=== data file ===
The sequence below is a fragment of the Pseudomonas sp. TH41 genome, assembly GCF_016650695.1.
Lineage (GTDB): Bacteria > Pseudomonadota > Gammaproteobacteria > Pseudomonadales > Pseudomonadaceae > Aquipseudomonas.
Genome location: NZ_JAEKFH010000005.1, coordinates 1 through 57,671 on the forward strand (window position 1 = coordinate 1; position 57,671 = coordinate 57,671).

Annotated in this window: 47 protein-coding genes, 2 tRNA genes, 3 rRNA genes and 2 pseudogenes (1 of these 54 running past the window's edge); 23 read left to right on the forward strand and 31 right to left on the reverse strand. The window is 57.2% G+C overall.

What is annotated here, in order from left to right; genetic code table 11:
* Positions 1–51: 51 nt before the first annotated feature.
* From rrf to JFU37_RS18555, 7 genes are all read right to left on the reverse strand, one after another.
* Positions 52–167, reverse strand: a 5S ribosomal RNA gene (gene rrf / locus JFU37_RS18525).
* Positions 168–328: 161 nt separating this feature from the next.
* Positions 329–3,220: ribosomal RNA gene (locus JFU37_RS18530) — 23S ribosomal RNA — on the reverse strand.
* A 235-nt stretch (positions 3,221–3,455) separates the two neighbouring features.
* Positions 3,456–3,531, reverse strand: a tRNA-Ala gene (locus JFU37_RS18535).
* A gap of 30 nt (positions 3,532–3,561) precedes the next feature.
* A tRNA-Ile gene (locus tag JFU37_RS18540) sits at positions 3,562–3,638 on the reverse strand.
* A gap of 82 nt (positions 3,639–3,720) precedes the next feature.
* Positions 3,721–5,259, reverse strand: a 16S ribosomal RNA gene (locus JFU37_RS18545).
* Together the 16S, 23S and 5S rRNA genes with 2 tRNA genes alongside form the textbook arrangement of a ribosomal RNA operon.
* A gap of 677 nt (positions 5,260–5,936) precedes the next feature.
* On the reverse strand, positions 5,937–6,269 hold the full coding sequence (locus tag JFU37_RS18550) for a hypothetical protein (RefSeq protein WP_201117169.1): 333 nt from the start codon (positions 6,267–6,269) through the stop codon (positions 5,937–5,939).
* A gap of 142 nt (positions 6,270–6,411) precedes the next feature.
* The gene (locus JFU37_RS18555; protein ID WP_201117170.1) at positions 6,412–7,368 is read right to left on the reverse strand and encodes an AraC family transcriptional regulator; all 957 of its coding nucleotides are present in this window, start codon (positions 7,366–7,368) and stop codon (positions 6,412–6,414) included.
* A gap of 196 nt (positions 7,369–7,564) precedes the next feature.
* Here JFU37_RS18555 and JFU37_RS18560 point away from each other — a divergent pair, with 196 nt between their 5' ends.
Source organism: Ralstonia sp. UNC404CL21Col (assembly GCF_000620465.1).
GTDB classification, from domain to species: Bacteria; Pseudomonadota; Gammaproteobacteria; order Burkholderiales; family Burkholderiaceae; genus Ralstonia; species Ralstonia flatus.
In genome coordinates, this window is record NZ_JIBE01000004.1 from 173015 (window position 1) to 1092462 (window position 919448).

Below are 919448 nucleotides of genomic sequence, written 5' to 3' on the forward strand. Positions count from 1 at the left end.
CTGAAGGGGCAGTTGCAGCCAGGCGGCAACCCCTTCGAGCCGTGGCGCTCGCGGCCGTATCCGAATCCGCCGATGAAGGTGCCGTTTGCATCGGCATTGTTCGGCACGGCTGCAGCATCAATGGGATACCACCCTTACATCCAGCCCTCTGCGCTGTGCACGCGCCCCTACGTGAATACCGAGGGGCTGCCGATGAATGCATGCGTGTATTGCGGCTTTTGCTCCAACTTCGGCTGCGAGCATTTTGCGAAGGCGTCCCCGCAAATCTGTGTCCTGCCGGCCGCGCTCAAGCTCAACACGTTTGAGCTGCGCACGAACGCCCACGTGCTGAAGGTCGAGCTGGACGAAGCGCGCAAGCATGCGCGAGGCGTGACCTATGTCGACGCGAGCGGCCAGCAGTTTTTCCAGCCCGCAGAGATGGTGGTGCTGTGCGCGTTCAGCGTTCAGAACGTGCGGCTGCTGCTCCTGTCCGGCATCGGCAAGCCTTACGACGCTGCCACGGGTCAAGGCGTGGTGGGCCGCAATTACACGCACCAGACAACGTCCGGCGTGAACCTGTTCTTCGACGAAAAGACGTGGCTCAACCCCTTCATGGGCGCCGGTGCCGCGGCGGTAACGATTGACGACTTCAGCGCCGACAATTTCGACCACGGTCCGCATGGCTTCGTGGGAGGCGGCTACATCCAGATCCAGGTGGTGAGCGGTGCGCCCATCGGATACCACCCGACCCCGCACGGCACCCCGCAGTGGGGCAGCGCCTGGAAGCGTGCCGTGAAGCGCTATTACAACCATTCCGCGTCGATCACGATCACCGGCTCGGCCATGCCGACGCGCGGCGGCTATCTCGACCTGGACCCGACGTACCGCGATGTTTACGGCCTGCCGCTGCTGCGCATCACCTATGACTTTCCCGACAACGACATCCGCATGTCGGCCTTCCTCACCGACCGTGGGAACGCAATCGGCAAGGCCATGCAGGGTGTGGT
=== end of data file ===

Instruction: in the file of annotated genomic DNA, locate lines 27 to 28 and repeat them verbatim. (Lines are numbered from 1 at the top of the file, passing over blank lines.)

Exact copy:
Below are 919448 nucleotides of genomic sequence, written 5' to 3' on the forward strand. Positions count from 1 at the left end.
CTGAAGGGGCAGTTGCAGCCAGGCGGCAACCCCTTCGAGCCGTGGCGCTCGCGGCCGTATCCGAATCCGCCGATGAAGGTGCCGTTTGCATCGGCATTGTTCGGCACGGCTGCAGCATCAATGGGATACCACCCTTACATCCAGCCCTCTGCGCTGTGCACGCGCCCCTACGTGAATACCGAGGGGCTGCCGATGAATGCATGCGTGTATTGCGGCTTTTGCTCCAACTTCGGCTGCGAGCATTTTGCGAAGGCGTCCCCGCAAATCTGTGTCCTGCCGGCCGCGCTCAAGCTCAACACGTTTGAGCTGCGCACGAACGCCCACGTGCTGAAGGTCGAGCTGGACGAAGCGCGCAAGCATGCGCGAGGCGTGACCTATGTCGACGCGAGCGGCCAGCAGTTTTTCCAGCCCGCAGAGATGGTGGTGCTGTGCGCGTTCAGCGTTCAGAACGTGCGGCTGCTGCTCCTGTCCGGCATCGGCAAGCCTTACGACGCTGCCACGGGTCAAGGCGTGGTGGGCCGCAATTACACGCACCAGACAACGTCCGGCGTGAACCTGTTCTTCGACGAAAAGACGTGGCTCAACCCCTTCATGGGCGCCGGTGCCGCGGCGGTAACGATTGACGACTTCAGCGCCGACAATTTCGACCACGGTCCGCATGGCTTCGTGGGAGGCGGCTACATCCAGATCCAGGTGGTGAGCGGTGCGCCCATCGGATACCACCCGACCCCGCACGGCACCCCGCAGTGGGGCAGCGCCTGGAAGCGTGCCGTGAAGCGCTATTACAACCATTCCGCGTCGATCACGATCACCGGCTCGGCCATGCCGACGCGCGGCGGCTATCTCGACCTGGACCCGACGTACCGCGATGTTTACGGCCTGCCGCTGCTGCGCATCACCTATGACTTTCCCGACAACGACATCCGCATGTCGGCCTTCCTCACCGACCGTGGGAACGCAATCGGCAAGGCCATGCAGGGTGTGGT